Sage (Salvia officinalis) is a shrubby perennial herb with woody stems, gray-green leaves, and blue to purplish flowers. It has a savory, slightly peppery flavor that compliments sausage, stuffing, pork, poultry, game, and vegetables. Hardiness: Zones 4-8. Sun: At least 6 hours. Size: 24 inches high, 36 inches wide. Days to Germinate: 10-20. How to Grow: Start seeds 4-6 weeks before average last frost date or sow outside 1 to 2 weeks after average last frost. Transplant hardened-off seedlings into the garden after all danger of frost has past. Plant 12-18 inches apart. Soil: Sage prefers well-drained, sandy or loamy soil. Water young plants regularly until they are fully-grown. Once established, sage is pretty drought tolerant. Harvest: Allow plants to become established the first year. Once established, pick leaves as needed. Sage has the strongest flavor before they bloom, but I harvest and enjoy all season. Buy Heirloom Seeds: Botanical Interest.

Growing Herbs: 7 Herbs to Start from Seed | Chives | Grow a Good LifeChives:

Chives (Allium schoenoprasum) are a hardy perennial herb that grows in spiky, grass like clumps. The mild onion flavored foliage compliments many dishes of different cuisines. The orb-shaped lavender blossoms that bloom in the summer are also edible and are attractive to beneficial insects. Hardiness: Zones 4-11. Sun: 4-6 hours. Size: 10-12 inches tall and wide. Days to Germinate: 10-20. How to Grow: Start seeds indoors 6 weeks before average last frost date or sow outside as soon as the ground can be worked. Transplant hardened-off seedlings to the garden after all danger of frost have passed. Chives grow in clumps, so there is no need for thinning. Soil: Chives grow best in rich, well-drained soil. Work in a slow-release fertilizer into the soil before planting. Water frequently when plants are young. Harvest: Allow new plants to become established for the first year by harvesting sparingly. Once the plant is 6 inches (15 cm) tall, select leaves from the outside of the clump and cut 2 inches (5 cm) from the soil. The plant will continue to grow. Trim back to 2-inches after blooms fade and the plant will produce fresh growth. Buy Heirloom Seeds: Botanical Interest.

Growing Herbs: 7 Herbs to Start from Seed | Parsley | Grow a Good LifeParsley:

Italian, Flat Leaf Parsley (Petroselinum crispum) is a biennial herb that is normally grown as an annual. It has a fresh flavor that complements and doesn’t overpower other flavors in a dish. Parsley pairs well with meats, salads, soups, and roasts. Sun: At least 6 hours. Size: 12-18 inches tall and wide. Days to Germinate: 14-28. How to Grow: Start seeds indoors 6-8 weeks before the last frost date in your area or sow outside after danger of frost has past. Parsley takes a long time to sprout. To help speed up germination, soak seeds in warm water for up to 24-hours before planting. Cover seeds with 1/8-inch of soil and keep moist. Transplant hardened-off seedlings into the garden after all danger of frost has past. Plant 8 inches apart. Once established, parsley can withstand a light fall frost. Soil: Parsley prefers well-drained loamy soil rich in organic matter. Water young plants regularly until they are fully-grown. Water regularly and do not allow the plants to dry out completely. Harvest: Snip outer stalks from the base of the plant and trim off leaves as needed. Freeze stalks and use in making stalks and broths. Buy Heirloom Seeds: Botanical Interest.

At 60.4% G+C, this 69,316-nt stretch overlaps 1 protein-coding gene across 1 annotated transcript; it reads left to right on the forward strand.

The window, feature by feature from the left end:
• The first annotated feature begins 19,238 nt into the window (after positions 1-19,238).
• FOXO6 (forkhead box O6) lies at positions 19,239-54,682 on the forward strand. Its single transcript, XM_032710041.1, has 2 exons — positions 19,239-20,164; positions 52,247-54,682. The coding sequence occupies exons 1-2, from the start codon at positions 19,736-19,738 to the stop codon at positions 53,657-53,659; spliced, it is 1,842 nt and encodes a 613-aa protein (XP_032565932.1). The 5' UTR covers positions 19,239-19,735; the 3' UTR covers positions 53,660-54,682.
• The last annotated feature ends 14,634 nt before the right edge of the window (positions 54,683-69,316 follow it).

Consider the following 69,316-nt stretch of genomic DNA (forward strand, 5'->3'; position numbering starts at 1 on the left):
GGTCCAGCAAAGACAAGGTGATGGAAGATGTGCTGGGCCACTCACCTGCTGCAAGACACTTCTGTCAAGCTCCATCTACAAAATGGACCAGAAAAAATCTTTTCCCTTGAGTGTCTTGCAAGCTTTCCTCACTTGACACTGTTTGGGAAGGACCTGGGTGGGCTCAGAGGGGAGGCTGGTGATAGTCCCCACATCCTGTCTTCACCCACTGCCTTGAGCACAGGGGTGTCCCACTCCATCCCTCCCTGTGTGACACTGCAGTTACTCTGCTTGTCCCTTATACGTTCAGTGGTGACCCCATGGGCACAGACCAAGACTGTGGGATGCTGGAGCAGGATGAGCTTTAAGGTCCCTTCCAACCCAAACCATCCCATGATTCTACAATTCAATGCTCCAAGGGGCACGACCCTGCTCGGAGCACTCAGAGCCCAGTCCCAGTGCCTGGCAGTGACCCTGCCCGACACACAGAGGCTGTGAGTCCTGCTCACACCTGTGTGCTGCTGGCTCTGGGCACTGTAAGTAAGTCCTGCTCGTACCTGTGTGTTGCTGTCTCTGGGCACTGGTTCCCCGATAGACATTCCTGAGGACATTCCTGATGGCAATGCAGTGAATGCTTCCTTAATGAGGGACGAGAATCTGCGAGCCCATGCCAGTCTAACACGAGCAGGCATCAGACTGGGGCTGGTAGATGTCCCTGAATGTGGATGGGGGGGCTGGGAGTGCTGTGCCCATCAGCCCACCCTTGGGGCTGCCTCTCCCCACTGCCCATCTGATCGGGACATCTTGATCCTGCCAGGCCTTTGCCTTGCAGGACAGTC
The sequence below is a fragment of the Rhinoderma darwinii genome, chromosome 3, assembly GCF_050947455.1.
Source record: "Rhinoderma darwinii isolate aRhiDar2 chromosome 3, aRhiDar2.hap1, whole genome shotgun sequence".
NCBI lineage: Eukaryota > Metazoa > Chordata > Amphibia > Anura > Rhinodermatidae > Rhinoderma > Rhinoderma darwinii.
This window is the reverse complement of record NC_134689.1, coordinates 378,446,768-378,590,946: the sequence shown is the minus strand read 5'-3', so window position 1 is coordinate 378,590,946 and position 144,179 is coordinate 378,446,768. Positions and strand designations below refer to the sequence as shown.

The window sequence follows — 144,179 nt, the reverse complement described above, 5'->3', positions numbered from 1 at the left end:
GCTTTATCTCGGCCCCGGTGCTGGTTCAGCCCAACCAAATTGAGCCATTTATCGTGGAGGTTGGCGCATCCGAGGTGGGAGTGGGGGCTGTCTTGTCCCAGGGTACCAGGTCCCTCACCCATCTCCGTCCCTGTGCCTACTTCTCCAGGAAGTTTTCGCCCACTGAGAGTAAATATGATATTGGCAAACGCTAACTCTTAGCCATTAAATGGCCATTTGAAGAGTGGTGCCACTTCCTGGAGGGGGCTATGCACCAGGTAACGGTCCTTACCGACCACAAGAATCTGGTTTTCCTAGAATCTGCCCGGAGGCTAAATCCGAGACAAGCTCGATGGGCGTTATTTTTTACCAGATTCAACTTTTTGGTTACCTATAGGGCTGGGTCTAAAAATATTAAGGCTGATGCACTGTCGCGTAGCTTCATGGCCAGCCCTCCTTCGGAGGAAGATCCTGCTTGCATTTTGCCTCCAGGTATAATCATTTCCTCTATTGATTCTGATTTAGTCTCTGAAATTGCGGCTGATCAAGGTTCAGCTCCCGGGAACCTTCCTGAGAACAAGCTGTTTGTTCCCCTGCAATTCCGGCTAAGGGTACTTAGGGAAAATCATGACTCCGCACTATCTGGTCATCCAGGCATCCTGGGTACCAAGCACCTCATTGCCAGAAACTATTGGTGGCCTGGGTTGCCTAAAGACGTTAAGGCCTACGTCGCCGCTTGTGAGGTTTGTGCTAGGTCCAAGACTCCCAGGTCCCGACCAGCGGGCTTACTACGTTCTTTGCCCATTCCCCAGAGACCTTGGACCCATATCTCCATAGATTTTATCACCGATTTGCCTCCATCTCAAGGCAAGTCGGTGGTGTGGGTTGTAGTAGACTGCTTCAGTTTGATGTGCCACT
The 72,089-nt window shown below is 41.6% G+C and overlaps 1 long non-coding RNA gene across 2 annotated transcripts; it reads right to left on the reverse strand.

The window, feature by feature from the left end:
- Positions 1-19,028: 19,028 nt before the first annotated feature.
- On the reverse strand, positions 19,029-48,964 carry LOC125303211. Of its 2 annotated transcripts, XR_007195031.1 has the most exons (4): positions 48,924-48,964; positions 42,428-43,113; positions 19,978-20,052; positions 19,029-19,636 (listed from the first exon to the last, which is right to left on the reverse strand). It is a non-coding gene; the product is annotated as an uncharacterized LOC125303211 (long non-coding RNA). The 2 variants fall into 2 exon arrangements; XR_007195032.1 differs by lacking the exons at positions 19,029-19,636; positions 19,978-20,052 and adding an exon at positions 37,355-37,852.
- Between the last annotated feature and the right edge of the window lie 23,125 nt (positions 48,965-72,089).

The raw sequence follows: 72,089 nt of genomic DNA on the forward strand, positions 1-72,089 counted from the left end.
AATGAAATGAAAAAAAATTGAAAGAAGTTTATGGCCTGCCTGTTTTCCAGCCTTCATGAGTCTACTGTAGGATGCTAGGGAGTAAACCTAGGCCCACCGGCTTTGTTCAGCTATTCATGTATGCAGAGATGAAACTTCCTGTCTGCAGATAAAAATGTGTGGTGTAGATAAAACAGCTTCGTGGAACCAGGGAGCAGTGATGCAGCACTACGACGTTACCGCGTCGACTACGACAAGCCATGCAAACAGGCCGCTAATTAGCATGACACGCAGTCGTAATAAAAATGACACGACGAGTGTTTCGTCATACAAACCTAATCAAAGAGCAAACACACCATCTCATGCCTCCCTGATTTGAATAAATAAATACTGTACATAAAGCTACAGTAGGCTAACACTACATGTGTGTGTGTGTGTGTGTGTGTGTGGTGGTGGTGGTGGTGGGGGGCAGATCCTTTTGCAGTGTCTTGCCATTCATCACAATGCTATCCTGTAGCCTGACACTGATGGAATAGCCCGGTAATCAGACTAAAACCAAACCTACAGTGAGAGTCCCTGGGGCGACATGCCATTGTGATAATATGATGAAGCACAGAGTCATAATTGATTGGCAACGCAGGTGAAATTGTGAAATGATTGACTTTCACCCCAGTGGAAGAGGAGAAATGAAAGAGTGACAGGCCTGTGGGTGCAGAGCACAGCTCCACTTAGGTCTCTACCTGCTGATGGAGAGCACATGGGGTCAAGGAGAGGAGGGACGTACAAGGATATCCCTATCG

Growing Herbs: 7 Herbs to Start from Seed | Cilantro | Grow a Good LifeCilantro:

Cilantro/Coriander (Coriandrum sativum) is a cool season annual herb that grows and matures quickly. The leaves are called cilantro, and the seeds are called coriander. The leaves pair well with Mexican, Asian, and Indian foods while the crushed seeds add a mild earthy lemony flavor when added to curries, soups, and stews. Sun: At least 6 hours. Size: 12-24 inches tall. Days to Germinate: 10-15. How To Grow: Cilantro doesn’t respond well to transplanting and root disturbance will cause the plant to bolt or go to seed. Use soil blocks or direct sow seeds outdoors two weeks before average last frost date. Cover seeds with 1⁄2-inch of soil, keep moist, and thin to 4 inches apart once seedlings reach 2-inches high. Cilantro prefers to grow during cooler spring and fall seasons. It will mature quickly, often within 4-weeks or quicker if the weather turns warm. Succession sowing every 3 weeks will keep a steady supply growing. Cilantro frequently self sows. Allow seeds to mature for Coriander and let a few drop for new plants. Soil: Cilantro prefers well-drained loamy soil rich in organic matter. Water young plants frequently until mature. Water regularly as needed and do not allow the plants to dry out completely or they will go to seed prematurely. Harvest: Once plant is 4-inches high, snip fresh leaves from the outer edges allowing the center of the plant to continue to produce. After cilantro flowers, coriander seeds can be harvested green and frozen or allowed to dry and turn brown. Store coriander seeds whole in an airtight container. Crush when ready to use to release its flavors. Buy Heirloom Seeds: Botanical Interest.

Growing Herbs: 7 Herbs to Start from Seed | Grow a Good LifeSome Helpful Tips:

  • Harvest herbs in the early morning when aromatic oil concentrations are highest for the greatest flavor.